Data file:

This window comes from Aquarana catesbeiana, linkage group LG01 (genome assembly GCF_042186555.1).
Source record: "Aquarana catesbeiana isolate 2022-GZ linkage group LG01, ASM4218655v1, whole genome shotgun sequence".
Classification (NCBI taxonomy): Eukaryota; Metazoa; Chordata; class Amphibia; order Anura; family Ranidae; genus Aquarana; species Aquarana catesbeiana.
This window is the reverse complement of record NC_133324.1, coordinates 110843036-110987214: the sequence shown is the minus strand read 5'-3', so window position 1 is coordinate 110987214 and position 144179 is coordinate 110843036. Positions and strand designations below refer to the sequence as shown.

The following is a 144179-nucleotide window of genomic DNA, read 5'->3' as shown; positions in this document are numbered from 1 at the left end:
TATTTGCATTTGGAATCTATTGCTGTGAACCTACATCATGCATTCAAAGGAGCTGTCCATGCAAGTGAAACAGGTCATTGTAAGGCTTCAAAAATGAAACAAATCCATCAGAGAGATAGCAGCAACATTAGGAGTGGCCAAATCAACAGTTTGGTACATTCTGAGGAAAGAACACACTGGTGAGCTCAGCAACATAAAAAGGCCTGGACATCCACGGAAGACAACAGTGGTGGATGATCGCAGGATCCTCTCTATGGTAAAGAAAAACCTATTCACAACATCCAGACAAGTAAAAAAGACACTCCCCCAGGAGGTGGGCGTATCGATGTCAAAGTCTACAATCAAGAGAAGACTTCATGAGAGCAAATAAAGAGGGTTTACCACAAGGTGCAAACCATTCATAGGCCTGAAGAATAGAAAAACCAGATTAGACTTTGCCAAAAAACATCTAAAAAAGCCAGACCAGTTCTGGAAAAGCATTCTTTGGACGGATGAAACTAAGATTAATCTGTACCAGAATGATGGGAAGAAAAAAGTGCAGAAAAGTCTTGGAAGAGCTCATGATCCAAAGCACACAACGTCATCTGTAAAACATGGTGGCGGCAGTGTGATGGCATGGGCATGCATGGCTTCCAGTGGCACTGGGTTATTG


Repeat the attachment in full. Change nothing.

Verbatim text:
This window comes from Aquarana catesbeiana, linkage group LG01 (genome assembly GCF_042186555.1).
Source record: "Aquarana catesbeiana isolate 2022-GZ linkage group LG01, ASM4218655v1, whole genome shotgun sequence".
Classification (NCBI taxonomy): Eukaryota; Metazoa; Chordata; class Amphibia; order Anura; family Ranidae; genus Aquarana; species Aquarana catesbeiana.
This window is the reverse complement of record NC_133324.1, coordinates 110843036-110987214: the sequence shown is the minus strand read 5'-3', so window position 1 is coordinate 110987214 and position 144179 is coordinate 110843036. Positions and strand designations below refer to the sequence as shown.

The following is a 144179-nucleotide window of genomic DNA, read 5'->3' as shown; positions in this document are numbered from 1 at the left end:
TATTTGCATTTGGAATCTATTGCTGTGAACCTACATCATGCATTCAAAGGAGCTGTCCATGCAAGTGAAACAGGTCATTGTAAGGCTTCAAAAATGAAACAAATCCATCAGAGAGATAGCAGCAACATTAGGAGTGGCCAAATCAACAGTTTGGTACATTCTGAGGAAAGAACACACTGGTGAGCTCAGCAACATAAAAAGGCCTGGACATCCACGGAAGACAACAGTGGTGGATGATCGCAGGATCCTCTCTATGGTAAAGAAAAACCTATTCACAACATCCAGACAAGTAAAAAAGACACTCCCCCAGGAGGTGGGCGTATCGATGTCAAAGTCTACAATCAAGAGAAGACTTCATGAGAGCAAATAAAGAGGGTTTACCACAAGGTGCAAACCATTCATAGGCCTGAAGAATAGAAAAACCAGATTAGACTTTGCCAAAAAACATCTAAAAAAGCCAGACCAGTTCTGGAAAAGCATTCTTTGGACGGATGAAACTAAGATTAATCTGTACCAGAATGATGGGAAGAAAAAAGTGCAGAAAAGTCTTGGAAGAGCTCATGATCCAAAGCACACAACGTCATCTGTAAAACATGGTGGCGGCAGTGTGATGGCATGGGCATGCATGGCTTCCAGTGGCACTGGGTTATTG